Political dynasties abound – should that give hope to business families? No

Justin Trudeau, the newly elected prime minister of Canada, with his wife. Photo by Jemal Countess/Getty Images Entertainment / Getty Images
Justin Trudeau, the newly elected prime minister of Canada, with his wife. Photo by Jemal Countess/Getty Images Entertainment / Getty Images

The election of Justin Trudeau as Canada’s new prime minister is a reminder that political dynasties are alive and well. But don’t expect his coming to power to translate into empathy for Canadian business families. In fact, the best business families can hope for is that dynastic politicians don’t meddle with their companies at all, because business dynasties share few of the same values as their political counterparts.

Trudeau is of course the son of Pierre Trudeau, arguably the most famous prime minister Canada has ever had. His election shows that in the 21st century political dynasties appear to be alive and well, thriving just as much in liberal democracies as in authoritarian political systems.  Hillary Clinton, wife of Bill, the 42nd president of the US, is running for her husband’s old job, so is Jeb Bush, the son and brother to two US presidents. Indeed, the US gave us probably the most famous political dynasty of the last 100 years – the Kennedy family. Across the Atlantic, France has the Le Pens and the UK, the Benns and Kinnocks.

Park Geun-hye, the president of South Korea, is the daughter of a former president, Japan’s prime minister is from a prominent political family, as are the leaders of the Philippines, Bangladesh, and Kenya. North Korea is the world’s specialist in political dynasties and many of the “Stans” in Central Asia are ruled by families. A quick search on Wikipedia will reveal just how many political dynasties there are today.

Shouldn’t that be good for business families? After all the two groups come from shared experiences. Unfortunately, the short answer to that is no – and here’s why. In liberal democracies, dynastic politicians are no different from any other politician in that they are driven by the short-term electoral cycle. For them, it’s all about staying in power for those years and being re-elected when the next cycle comes along. That encourages them to think short term when formulating policy – and few of those policies are likely to be sympathetic to the long-term strategies of family businesses.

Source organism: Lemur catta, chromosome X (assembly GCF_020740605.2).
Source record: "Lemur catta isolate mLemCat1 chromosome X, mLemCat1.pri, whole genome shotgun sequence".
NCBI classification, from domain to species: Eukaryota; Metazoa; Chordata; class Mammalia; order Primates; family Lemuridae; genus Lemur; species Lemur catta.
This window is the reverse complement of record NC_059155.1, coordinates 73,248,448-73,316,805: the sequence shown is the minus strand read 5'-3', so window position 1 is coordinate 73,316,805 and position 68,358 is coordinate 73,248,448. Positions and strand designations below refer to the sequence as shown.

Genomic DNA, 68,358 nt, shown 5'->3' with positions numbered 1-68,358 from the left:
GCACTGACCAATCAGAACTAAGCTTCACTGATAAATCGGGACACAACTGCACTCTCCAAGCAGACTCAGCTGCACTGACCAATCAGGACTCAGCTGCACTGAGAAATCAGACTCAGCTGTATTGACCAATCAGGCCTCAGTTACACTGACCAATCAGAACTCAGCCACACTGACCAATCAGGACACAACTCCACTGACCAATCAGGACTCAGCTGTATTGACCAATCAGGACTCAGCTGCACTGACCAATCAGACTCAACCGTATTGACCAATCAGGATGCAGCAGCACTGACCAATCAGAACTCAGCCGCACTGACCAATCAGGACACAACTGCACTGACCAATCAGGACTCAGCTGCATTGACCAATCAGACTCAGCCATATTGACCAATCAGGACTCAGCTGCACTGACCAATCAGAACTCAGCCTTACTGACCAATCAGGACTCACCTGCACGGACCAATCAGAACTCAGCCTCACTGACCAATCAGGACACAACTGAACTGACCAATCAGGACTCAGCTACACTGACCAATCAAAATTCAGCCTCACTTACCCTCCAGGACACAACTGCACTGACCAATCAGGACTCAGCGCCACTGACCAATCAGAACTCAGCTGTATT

In fact, dynastic politicians, whether of the right or the left, have never stood up for family business dynasties, despite their shared experiences. That’s not about to change with another Clinton in office, nor with another Trudeau. Politicians with political relatives in liberal democracies will often play down their dynastic backgrounds, fearing it could be viewed as undemocratic by the electorate. So, why stand up for family businesses if it could expose their own undemocratic backgrounds, whether real, or perceived?

In authoritarian regimes, where the rule of law is at best weak, family businesses are even less understood. Here they face the constant threat of being taken over, or put out of business altogether by the state for whatever political imperative. Even in liberal democracies existential threats exists through draconian taxation policies and/or nationalisation.

Given these reasons, Canadian family businesses aren’t getting excited about Trudeau’s premiership, nor are American ones with the prospect of Hillary as the next president. That’s because family dynasties in politics and business appear to share none of the same priorities despite their shared experiences.

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